Dec 30, 2010

On A Colder Note

Sunday morning we rose early to leave our Christmas family in Bayside and head out to the North Fork.  The weather folks warned us of a winter snow bearing up on us, as it was approaching from the south, and we thought it better to outrun the storm rather than get mired in it.  There was almost no traffic on the roads due to the day, the hour and the warnings so the drive was very pleasant as we recalled the events and conversations of the day before, but it was dark and eerie.  As we arrived a very fine snow began, then became suddenly thicker and the winds picked up and up gusting at 50 mph. sometimes higher.  There didn't seem to be much risk of physical danger as long as one used his brains and stayed off the treacherous roads.

So we got in the jeep to see what we could see.  Not much as it turned out.  With such low visibility I doubted that any photos I took would be usable and the chance that a fast moving highway department snowplow could open up our vehicle like a can of sardines sent us back to the nest.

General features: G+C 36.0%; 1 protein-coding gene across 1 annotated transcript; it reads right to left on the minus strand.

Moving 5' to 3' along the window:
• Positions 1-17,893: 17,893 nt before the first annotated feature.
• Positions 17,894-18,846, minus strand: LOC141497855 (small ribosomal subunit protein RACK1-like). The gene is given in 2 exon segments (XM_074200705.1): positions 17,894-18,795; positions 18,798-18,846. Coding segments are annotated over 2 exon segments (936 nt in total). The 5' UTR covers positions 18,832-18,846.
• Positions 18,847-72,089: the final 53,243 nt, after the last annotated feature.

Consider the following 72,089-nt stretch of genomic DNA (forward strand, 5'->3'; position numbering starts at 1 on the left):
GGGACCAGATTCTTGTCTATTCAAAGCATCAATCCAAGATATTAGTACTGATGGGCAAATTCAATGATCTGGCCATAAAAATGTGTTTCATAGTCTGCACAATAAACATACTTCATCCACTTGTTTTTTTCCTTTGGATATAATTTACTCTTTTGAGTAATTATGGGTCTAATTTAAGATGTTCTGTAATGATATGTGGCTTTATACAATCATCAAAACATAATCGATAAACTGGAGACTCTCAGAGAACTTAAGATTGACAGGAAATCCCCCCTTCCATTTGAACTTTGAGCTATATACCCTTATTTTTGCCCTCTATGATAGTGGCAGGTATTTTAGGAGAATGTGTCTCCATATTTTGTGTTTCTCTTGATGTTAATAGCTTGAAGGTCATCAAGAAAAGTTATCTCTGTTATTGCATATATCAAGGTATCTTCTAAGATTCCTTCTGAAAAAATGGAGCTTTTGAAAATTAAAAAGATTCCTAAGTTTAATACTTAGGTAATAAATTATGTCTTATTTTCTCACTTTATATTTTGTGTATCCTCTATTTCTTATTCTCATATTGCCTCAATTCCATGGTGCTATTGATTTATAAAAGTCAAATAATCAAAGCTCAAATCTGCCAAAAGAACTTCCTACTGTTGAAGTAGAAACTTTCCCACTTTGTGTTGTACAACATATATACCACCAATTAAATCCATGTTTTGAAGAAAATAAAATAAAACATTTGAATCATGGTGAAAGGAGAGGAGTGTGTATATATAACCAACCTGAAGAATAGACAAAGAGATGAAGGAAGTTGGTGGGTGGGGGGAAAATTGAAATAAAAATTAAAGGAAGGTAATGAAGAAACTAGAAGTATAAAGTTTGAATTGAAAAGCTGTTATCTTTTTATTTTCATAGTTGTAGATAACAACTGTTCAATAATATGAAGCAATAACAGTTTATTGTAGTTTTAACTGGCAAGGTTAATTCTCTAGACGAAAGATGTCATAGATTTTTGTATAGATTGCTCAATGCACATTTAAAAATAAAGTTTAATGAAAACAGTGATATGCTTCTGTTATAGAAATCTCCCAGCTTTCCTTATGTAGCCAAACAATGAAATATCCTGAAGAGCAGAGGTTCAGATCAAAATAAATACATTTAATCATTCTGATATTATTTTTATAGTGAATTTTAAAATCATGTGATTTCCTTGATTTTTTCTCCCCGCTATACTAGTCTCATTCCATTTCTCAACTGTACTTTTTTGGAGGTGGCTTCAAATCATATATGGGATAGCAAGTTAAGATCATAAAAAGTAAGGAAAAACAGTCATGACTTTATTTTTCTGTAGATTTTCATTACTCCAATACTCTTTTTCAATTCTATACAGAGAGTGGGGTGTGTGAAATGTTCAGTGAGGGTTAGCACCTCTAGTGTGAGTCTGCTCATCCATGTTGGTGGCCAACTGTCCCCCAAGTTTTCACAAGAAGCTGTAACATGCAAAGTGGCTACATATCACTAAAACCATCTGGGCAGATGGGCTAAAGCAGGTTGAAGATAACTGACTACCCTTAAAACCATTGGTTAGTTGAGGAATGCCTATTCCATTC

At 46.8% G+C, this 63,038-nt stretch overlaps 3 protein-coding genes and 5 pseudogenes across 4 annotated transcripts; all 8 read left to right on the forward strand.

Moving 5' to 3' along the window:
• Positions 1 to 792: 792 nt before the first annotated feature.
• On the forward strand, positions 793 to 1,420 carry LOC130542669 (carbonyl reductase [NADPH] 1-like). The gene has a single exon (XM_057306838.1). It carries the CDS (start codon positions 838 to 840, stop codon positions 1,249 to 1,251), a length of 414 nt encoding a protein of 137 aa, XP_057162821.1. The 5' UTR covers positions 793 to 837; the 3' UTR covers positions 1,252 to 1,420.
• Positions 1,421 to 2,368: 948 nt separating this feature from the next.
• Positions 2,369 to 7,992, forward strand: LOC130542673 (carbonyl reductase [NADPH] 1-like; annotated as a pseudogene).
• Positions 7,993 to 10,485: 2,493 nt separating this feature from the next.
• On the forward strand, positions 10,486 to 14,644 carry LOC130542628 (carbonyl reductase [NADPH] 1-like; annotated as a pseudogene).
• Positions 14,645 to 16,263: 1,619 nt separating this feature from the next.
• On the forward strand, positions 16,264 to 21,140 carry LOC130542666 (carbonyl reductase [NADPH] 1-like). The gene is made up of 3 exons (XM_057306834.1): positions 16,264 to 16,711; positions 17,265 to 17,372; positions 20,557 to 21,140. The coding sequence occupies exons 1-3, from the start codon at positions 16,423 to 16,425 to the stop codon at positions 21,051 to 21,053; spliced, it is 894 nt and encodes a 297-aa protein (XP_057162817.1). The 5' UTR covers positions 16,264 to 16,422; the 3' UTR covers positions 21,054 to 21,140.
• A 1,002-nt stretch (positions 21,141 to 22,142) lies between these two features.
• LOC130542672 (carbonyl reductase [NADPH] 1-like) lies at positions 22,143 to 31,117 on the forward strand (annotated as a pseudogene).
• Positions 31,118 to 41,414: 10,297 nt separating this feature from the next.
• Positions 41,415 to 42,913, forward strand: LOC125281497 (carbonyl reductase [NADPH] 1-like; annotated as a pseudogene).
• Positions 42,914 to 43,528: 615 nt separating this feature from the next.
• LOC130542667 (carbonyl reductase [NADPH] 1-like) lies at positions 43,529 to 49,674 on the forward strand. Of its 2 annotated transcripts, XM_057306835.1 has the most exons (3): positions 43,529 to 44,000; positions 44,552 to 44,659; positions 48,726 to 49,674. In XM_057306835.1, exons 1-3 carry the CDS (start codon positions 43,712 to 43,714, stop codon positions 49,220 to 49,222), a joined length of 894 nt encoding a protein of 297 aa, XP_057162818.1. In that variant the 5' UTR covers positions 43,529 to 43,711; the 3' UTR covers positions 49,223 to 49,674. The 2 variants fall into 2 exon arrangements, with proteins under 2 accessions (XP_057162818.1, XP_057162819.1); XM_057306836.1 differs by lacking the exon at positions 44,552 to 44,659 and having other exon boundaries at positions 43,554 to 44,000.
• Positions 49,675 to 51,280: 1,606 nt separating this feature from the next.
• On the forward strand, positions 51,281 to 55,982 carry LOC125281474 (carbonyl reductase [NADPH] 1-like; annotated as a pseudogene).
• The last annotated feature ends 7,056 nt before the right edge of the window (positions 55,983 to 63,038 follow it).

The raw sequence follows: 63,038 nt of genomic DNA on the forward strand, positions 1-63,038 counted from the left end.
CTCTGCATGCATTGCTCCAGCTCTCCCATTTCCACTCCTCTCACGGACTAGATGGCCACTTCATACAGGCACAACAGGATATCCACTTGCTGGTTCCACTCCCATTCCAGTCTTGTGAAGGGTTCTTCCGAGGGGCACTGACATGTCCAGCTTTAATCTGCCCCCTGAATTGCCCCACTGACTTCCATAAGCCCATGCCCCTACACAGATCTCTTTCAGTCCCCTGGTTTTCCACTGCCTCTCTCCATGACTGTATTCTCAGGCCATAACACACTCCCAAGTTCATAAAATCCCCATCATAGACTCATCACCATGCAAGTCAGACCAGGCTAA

The snow ceased Monday morning around 11 am after accumulating to nearly a foot overall.  It left many deep drifts closing roads.  High tide stacked up by wind flooded many low land areas.  But now we could see for some distance though the wind was still high and so decided to go out again.  Our travels took us from the Peconic Bay in Cutchogue, to the Bay in New Suffolk, on to the Long Island Sound at the Mattituck Inlet and across farmland to the Village of Southold where we stopped at Founder's Tavern for soup and burgers next to a warming fire before heading home.  These are some of the scenes we photographed. 

Click on photos to enlarge.

Peconic Bay at New Suffolk

Mattituck Airport

Green Bouy at the Mattituck Inlet

Wind Over Farmland and a Copse of Trees

Soil Eroded by Wind Mixed With Snow
on Potato Harvesting Trucks

Wind on Low Road

Drifts After the Winds Calmed